A legal loophole in the state of Maryland currently allows certain defendants accused of sex crimes to avoid serious punishment if they engage in sexual conduct with a student. Legislators in the state say they want to expand the definitions of such sex crimes. Currently, adults can be punished for having sexual relations with a child if they are school administrators, teachers or counselors. Part-time employees, volunteers, substitute teachers and coaches are not included in the mandate; as a result, some defendants are not held to the same standard as others.
Lawmakers say that they have been attempting to close the legal loophole for about 10 years, but they have been unable to agree on certain provisions. The state House and Senate are both considering bills that would expand the definition of ‘authority figure’ to include other employees, even those who work for recreation departments. A consolidated bill passed through the House, but it stalled in the Senate. Lawmakers are having difficulty reaching agreement on proposed punishment for violators. For instance, a 19-year-old assistant coach who has a relationship with a 17-year-old student might not deserve jail time, according to some officials.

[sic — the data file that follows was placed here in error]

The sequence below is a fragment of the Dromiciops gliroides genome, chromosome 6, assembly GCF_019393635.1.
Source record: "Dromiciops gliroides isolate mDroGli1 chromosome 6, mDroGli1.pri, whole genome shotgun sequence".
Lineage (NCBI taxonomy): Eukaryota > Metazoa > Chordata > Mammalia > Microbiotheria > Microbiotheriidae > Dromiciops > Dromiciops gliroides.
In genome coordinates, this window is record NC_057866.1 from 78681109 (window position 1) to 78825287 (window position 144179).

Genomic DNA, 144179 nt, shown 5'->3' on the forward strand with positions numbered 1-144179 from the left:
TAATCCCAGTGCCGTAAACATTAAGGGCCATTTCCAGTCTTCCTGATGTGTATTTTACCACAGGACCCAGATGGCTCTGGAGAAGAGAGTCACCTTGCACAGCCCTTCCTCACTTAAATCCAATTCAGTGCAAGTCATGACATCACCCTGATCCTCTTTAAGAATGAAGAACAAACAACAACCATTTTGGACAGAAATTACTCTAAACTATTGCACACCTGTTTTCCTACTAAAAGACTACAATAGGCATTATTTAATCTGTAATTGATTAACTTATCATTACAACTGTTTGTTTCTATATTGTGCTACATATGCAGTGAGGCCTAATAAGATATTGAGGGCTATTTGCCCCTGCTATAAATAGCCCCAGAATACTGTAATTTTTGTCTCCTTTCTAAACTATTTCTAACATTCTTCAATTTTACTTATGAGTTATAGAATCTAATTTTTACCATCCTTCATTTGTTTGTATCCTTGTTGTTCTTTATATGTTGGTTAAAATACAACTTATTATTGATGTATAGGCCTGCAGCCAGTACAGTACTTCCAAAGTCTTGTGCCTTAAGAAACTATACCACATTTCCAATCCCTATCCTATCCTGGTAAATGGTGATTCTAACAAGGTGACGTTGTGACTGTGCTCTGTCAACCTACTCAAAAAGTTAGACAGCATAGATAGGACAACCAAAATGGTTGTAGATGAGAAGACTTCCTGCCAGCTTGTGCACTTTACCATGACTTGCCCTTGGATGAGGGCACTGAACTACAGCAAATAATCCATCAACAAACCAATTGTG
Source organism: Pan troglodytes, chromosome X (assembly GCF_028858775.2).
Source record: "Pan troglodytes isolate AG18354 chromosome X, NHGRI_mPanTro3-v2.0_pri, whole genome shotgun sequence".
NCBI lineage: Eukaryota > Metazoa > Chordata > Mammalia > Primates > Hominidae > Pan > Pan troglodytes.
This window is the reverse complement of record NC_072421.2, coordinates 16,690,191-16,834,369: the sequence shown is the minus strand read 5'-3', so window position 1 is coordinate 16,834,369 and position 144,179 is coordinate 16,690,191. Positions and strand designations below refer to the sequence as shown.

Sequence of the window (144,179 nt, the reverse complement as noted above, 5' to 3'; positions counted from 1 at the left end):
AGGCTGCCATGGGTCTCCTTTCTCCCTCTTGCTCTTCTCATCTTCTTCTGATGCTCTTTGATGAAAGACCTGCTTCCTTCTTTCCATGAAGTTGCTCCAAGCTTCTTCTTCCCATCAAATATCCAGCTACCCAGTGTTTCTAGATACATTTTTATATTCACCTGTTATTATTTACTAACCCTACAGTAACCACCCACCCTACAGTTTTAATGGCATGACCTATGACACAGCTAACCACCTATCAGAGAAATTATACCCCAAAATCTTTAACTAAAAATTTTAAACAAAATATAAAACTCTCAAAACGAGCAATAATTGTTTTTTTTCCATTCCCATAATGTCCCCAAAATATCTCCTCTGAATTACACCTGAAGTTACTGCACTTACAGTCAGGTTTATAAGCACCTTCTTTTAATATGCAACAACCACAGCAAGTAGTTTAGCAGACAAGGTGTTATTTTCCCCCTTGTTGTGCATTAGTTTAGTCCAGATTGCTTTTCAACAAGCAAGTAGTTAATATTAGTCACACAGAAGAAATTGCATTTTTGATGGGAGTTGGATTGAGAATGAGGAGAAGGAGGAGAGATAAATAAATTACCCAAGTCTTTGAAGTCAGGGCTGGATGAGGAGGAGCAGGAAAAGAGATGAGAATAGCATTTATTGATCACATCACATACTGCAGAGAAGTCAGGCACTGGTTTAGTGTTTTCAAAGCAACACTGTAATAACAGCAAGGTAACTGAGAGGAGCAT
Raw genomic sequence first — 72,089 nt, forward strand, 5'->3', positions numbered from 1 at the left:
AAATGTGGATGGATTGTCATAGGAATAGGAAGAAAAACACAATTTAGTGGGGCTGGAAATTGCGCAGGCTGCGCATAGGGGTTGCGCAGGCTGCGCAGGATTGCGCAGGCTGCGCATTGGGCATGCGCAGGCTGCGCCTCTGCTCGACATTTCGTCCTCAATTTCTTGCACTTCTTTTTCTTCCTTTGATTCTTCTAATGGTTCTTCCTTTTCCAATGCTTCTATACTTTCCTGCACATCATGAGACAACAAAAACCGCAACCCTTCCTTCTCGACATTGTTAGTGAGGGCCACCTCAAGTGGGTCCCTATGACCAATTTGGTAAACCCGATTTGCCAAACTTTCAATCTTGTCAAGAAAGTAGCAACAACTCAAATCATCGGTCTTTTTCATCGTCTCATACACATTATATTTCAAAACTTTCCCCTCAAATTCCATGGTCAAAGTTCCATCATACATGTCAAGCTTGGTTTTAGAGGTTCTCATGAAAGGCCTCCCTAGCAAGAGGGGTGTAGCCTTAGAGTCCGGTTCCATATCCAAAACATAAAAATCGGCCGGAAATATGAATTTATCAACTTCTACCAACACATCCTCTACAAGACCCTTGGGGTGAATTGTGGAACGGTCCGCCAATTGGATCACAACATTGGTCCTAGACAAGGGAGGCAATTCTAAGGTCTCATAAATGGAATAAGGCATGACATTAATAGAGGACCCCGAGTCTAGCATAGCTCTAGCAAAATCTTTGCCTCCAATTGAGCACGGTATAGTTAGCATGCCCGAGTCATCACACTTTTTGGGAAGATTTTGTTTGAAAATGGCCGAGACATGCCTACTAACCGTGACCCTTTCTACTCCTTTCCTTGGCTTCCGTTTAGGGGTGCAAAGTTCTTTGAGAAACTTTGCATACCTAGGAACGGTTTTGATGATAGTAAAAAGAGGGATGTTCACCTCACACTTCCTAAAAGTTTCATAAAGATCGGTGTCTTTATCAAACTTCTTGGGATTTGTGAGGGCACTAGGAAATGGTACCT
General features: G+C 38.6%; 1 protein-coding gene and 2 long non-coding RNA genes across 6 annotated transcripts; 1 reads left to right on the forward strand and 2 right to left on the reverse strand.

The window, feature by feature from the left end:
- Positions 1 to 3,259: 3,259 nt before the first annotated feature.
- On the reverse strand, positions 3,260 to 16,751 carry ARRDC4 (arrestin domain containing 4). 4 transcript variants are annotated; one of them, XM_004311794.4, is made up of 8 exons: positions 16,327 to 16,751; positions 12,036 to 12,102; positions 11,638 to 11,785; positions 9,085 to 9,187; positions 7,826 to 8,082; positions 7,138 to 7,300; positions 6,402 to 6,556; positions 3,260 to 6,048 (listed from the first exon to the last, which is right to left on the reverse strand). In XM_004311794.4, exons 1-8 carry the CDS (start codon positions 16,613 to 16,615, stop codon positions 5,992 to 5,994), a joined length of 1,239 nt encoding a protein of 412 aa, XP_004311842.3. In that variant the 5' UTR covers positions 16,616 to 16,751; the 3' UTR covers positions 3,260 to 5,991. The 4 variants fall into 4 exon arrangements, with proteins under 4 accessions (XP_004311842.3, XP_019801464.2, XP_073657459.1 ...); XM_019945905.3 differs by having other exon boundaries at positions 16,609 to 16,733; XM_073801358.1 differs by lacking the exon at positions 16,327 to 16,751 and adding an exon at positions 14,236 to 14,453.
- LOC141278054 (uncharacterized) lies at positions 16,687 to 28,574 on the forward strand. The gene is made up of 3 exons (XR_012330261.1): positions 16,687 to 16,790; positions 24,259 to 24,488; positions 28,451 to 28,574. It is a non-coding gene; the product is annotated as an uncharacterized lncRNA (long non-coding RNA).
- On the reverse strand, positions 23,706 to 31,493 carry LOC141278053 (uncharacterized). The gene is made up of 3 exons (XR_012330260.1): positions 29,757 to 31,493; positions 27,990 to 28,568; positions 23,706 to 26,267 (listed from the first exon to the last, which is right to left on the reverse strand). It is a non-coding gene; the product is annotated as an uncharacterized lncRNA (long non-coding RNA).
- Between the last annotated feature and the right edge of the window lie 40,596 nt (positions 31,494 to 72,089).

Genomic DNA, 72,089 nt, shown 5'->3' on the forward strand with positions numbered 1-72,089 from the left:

The legislators cite a recent incident in which a 47-year-old man, a middle-school teacher, was accused of sexual misconduct with a 16-year-old former student. That student was an athlete on the high school track team, and the man was a coach. Certain charges were dropped against him, however, because he was not employed full-time and was thus not categorized as an authority figure.
Individuals accused of similar sex crimes may benefit from the assistance of a Maryland attorney who is familiar with the exact definition of an authority figure. Individuals accused of sex crimes have legal rights that should be protected in court. A Maryland attorney may work to prevent the violation of those rights related to existing authority figure law.